Albondigas Soup

I have to confess that I’ve been struggling for the past few days trying to figure out exactly how to convey this soup's deliciousness to you.  I’ve started 3 different posts (this is the 4th) and discarded them all.  I might just toss this one out too.  The problem is that I’m feeling more than a little pressure to be creative and engaging and well....

It’s not happening.

The thing is that this soup is a little more deserving than just a routine thumbs up, you know?  I think it’s actually pretty special.

Before I say more, I have to give a big shout-out to cousin Katie who should get most of the credit for this scrumptious all-bone-dee-gaws soup...Katie says you must hear Antonio Banderas when you say it :).  When she emailed to say she was making albondigas soup, I was instantly excited and did a big forehead slap.  How could I have forgotten about albondigas soup?  I haven’t had it in years, but I absolutely love it. Thank you, Katie, for not only inspiring me, but for mentioning that I must put mint in the meatballs.

That little tidbit of information was invaluable as I researched recipes and found that the most authentic did indeed include the traditional mint.  Many of them also included rice, but when I found this one that used masa flour as a binder in the meatballs, I knew I’d found THE ONE.

I have to say my instincts were pretty right on.  Because not only did these meatballs rock, but the soup broth was incredible!  I was stunned by the flavors that developed from so few ingredients. 

So that’s what I came up with, you guys!  I hope I’ve done this soup justice.  Probably not, but I’m hoping you’ll try it anyway.  It’s astonishingly good.  Here’s the recipe…

Albondigas Soup

Click here for a printable version

Adapted from “Mexican Family Cooking” by Aida Gabilondo

I made a few minor changes from the original recipe.   I used ground turkey (not turkey breast) for the meatballs and they were wonderful.  The original recipe calls for ground beef, so of course, use that if you prefer.  This recipe called for mint, but added it to the broth; I like it in the meatballs, which is very traditional.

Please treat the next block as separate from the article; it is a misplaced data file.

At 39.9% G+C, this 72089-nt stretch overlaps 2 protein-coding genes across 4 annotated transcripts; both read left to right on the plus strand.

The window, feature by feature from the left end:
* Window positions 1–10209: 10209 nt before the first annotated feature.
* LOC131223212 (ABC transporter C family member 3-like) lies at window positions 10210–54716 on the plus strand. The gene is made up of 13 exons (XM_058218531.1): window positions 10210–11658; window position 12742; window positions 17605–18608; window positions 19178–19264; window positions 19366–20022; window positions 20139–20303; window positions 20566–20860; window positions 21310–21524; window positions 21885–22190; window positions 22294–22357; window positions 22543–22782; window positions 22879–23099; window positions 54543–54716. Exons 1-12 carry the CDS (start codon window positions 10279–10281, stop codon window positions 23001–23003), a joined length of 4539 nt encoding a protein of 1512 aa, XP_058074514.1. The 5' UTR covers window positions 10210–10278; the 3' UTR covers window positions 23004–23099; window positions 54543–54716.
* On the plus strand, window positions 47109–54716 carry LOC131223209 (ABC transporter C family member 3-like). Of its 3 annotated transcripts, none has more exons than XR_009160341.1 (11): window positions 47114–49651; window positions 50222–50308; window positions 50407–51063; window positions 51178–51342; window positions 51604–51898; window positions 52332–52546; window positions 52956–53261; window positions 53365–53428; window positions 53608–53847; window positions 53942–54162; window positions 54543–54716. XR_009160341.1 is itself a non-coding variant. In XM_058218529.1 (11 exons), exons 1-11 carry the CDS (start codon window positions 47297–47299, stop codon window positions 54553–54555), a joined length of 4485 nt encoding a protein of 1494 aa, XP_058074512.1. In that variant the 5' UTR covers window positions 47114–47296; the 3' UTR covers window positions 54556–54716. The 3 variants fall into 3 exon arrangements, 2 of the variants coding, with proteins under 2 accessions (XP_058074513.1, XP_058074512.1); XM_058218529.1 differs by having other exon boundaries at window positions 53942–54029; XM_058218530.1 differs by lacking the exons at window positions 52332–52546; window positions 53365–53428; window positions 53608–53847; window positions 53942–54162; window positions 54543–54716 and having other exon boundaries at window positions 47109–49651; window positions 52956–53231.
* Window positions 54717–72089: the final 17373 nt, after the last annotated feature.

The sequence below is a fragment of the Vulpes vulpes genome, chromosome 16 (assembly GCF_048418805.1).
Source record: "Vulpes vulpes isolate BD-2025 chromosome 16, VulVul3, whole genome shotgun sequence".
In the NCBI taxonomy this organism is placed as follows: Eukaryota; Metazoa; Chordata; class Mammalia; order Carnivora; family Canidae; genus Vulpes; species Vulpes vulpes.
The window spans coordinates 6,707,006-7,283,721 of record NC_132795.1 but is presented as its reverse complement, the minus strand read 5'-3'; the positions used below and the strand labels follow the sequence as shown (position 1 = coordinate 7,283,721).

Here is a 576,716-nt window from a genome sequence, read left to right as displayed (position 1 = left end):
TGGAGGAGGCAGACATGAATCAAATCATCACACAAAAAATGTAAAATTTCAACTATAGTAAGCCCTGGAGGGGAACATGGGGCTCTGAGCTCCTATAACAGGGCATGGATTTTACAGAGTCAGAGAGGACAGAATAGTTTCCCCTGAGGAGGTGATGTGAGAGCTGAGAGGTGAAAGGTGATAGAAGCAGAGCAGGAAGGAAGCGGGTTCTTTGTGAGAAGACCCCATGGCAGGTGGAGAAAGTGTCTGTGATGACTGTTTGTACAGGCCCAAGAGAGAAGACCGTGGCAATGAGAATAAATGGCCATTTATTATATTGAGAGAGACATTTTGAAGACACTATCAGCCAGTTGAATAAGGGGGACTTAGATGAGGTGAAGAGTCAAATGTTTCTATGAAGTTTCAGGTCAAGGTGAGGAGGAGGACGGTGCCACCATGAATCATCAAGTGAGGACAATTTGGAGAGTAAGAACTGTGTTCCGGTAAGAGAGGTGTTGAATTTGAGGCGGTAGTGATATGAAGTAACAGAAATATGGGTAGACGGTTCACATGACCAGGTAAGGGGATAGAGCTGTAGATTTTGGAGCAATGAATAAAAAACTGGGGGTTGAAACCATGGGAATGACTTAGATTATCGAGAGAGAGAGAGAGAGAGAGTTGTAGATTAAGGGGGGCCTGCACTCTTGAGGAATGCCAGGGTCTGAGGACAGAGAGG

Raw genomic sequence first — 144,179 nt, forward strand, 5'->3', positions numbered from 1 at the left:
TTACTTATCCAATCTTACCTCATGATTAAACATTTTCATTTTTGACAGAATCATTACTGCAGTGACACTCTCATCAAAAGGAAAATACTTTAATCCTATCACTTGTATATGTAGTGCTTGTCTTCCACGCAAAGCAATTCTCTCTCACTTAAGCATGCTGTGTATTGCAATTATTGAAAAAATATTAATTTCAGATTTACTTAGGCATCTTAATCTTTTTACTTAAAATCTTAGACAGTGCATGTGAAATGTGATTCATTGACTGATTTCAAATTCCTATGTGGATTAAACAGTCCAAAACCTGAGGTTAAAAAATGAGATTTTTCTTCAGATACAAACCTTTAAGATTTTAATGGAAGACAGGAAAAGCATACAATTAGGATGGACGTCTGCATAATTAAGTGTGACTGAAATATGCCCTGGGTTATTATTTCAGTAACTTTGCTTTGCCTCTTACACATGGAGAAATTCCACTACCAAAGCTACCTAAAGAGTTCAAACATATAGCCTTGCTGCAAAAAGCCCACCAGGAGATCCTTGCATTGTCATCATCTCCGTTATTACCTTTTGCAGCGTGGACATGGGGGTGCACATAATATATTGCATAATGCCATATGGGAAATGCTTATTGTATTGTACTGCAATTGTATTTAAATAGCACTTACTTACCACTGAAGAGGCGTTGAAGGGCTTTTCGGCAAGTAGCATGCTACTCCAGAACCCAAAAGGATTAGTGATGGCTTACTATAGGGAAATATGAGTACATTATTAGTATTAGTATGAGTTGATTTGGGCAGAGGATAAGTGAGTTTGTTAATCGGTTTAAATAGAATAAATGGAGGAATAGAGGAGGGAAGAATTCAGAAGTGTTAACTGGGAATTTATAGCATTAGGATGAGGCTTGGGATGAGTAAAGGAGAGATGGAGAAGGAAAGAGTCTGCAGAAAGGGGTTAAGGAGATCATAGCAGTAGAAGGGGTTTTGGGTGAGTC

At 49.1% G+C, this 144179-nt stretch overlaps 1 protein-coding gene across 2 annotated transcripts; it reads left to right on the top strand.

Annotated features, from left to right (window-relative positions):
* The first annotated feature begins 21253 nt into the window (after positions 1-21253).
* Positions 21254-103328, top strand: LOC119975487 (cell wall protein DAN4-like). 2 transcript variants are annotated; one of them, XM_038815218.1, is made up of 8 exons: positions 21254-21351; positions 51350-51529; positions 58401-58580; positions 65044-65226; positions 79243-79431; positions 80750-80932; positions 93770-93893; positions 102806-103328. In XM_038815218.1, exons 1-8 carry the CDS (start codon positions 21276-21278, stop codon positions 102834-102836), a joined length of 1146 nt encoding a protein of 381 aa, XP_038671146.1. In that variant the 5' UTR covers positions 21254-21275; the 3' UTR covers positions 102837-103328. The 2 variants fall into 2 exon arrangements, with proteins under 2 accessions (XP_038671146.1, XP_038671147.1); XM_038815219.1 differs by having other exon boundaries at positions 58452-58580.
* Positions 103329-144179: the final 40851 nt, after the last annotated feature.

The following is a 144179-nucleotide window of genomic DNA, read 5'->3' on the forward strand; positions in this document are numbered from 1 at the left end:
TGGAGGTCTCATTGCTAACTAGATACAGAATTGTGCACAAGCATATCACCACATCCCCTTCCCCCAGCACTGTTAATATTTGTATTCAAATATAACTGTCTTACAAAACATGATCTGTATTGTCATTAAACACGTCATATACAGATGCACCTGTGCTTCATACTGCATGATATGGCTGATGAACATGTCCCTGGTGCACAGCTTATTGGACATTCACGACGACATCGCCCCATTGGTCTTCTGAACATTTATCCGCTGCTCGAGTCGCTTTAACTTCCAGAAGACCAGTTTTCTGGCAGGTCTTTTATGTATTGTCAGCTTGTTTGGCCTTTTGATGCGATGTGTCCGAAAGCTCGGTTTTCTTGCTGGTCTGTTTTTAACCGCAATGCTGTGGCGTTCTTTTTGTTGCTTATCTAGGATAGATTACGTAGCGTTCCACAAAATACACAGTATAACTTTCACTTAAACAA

Serves 8

For the meatballs:

2 lbs ground meat (I used ground turkey)
1 egg
½ cup masa harina mixed with 4 tablespoons of warm water
¼ cup chopped fresh mint leaves
1 teaspoon salt
½ teaspoon pepper
2 tablespoons red wine vinegar

For the soup:

1 ½ quarts of chicken stock
2 green onions cut into ½-inch pieces
(1) 4-ounce can diced mild green chiles
1 cup ripe unpeeled chopped tomatoes
¼ cup tomato sauce
4 garlic cloves, finely mashed
¼ cup fresh cilantro leaves, coarsely chopped
salt and pepper to taste

Mix the meatball ingredients together, and knead once or twice to the consistency of soft dough.  Make meatballs the size of a ping-pong ball and place them on a cookie sheet.  Set aside

In a large pot, add the chicken stock, the green onions, chiles, chopped tomatoes, tomato sauce, and garlic.  Boil and then lower the heat to a simmer.  Taste for salt and pepper.  Add the cilantro.

While the broth is still simmering, drop in the meat balls and poach for 30 minutes over low heat, covered.

Serve in soup bowls or soup plates with about a cupful of broth.  These meatballs can be cooked in advance and stored in the refrigerator until ready to reheat, and they freeze well.

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